1. Be a cautious consumer when choosing amusement rides for your child.
Amusement rides are no different than any other kind of product targeted at children. They offer benefits and risks. Use the same good judgment when picking amusement rides that you do when deciding which foods or TV shows or toys are safe for your kids. When deciding whether a ride is safe for your child, base the decision on what you know about your child and how secure the ride appears to be for children, not on what a teenage ride operator says or what you see other parents doing
Can your child follow directions and stay seated?
How familiar is your child with amusement rides?
Is your child easily frightened?
Is your child a risk-taker?
How well does your child fit within the restraint system?
2. Watch the ride with your child before boarding.
Read warning signs aloud.
Point out the ride attendants and the loading/unloading locations.
Explain that rides sometimes stop temporarily, but that riders must never get off until the attendant tells them to.
Talk about what to do if your child gets frightened while the ride is moving. Tell her NOT to get out of the car. Explain that amusement rides might seem scary, but they're not dangerous as long as riders hold on tight, stay seated, and keep their hands and feet inside.
Tell children to hold on tightly with both hands. Solid metal lap bars and handholds are part of the safety equipment. Teach your children to use them. Many kids raised in the era of five-point car seat restraint systems don't know that holding on is important.
3. Always obey minimum height, age, weight, and health restrictions.
Never sneak children onto rides they're too small or too young for. Ride manufacturers' restrictions take into account the forces exerted by the ride and (sometimes) the intellectual maturity required to ride safely. A smaller/younger child may not be physically or developmentally able to stay safely seated.
Use the posted height and age limits as suggestions, not pass/fail criteria. Manufacturers base their guidelines on developmental timelines and height/weight ratios of children in the 50th percentile. Kids who are tall for their age may not be developmentally ready for a particular ride. Kids who are more impulsive than average need closer parental supervision.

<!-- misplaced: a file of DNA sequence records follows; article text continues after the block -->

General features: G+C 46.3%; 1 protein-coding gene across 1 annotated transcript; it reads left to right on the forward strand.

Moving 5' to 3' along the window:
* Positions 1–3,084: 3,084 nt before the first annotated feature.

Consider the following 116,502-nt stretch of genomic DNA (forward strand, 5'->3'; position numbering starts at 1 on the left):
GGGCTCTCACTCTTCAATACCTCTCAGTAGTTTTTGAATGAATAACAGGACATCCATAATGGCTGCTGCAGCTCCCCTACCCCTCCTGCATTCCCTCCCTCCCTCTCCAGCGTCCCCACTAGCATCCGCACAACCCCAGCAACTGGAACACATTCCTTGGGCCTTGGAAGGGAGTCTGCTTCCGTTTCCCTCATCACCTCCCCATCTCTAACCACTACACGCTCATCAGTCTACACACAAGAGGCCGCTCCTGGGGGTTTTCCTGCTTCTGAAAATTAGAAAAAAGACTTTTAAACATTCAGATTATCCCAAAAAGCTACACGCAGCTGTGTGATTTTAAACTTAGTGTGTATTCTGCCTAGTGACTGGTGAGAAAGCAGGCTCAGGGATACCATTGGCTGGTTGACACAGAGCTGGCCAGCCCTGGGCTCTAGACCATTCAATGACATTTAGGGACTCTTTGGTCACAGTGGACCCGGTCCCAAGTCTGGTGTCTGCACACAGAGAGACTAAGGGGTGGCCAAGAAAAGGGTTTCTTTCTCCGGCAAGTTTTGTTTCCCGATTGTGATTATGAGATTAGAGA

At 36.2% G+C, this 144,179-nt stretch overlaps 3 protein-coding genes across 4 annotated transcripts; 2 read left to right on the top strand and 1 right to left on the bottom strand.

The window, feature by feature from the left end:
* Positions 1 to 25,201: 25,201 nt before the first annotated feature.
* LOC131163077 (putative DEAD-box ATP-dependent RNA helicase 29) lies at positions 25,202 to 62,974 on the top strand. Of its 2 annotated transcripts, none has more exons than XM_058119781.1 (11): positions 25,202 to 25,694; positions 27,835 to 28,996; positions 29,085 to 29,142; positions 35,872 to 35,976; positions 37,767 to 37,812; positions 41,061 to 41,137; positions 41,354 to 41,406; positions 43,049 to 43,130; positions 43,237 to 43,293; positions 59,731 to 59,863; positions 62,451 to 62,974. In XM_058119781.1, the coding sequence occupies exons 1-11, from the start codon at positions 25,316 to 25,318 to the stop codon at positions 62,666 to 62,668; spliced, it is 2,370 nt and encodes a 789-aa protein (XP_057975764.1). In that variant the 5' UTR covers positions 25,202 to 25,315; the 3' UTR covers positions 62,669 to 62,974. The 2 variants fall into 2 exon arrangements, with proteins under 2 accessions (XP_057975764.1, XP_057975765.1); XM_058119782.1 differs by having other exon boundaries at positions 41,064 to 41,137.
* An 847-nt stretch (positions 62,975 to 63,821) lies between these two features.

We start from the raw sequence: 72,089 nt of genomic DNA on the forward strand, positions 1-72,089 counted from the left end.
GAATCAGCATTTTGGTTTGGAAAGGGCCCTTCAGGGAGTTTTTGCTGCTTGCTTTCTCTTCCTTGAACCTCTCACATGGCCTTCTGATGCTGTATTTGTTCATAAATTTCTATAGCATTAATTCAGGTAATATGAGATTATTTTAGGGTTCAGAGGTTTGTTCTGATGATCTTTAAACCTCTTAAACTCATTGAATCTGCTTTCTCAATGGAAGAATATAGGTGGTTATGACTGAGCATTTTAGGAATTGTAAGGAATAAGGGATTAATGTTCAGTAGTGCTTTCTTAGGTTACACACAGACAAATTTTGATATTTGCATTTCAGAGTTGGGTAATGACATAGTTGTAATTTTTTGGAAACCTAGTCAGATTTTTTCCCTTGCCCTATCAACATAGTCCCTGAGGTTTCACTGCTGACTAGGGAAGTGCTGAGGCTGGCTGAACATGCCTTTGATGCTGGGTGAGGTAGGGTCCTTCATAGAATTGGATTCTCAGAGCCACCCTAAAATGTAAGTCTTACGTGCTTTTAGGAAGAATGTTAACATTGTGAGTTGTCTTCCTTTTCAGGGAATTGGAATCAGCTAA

Don't put your child on a ride he's outgrown. Maximum height and weight limits are just as important as minimum limits.
If you can't count on your child to stay seated with hands and feet inside, don't let him or her ride.
Your safety depends on your own behavior
Patrons who move around during the ride cycle, don't pay attention to what they're doing, or deliberately break the safety rules are the number one safety concern voiced by ride owners and operators. Amusement rides may be fun fantasy entertainment, but they're also powerful machines and there's not a whole lot of room for error. If you stand up or loosen your restraint or push your little sister off her seat, a serious accident can result.
Read the ride rules and restrictions, and follow them all!
Never lie or argue about height/age/weight/health restrictions in order to get yourself or someone you love onto an amusement ride. If a piece of high-speed (or low-speed) heavy machinery wasn't designed or tested to be safe for 29-inch-tall toddlers or 350-pound adults, then why on earth would you want to trick or bully a ride operator into playing guinea pig with your own 29-inch-tall child or your own 350-pound self?
Use all the safety equipment provided
If a ride has a restraint system, latch it. If the ride has more than one restraint system, latch all of them. Keep them latched until the operator tells you to get off the ride. The extra step might seem like a bore, but if the primary restraint happens to fail while you're riding, you'll learn to appreciate redundant system design.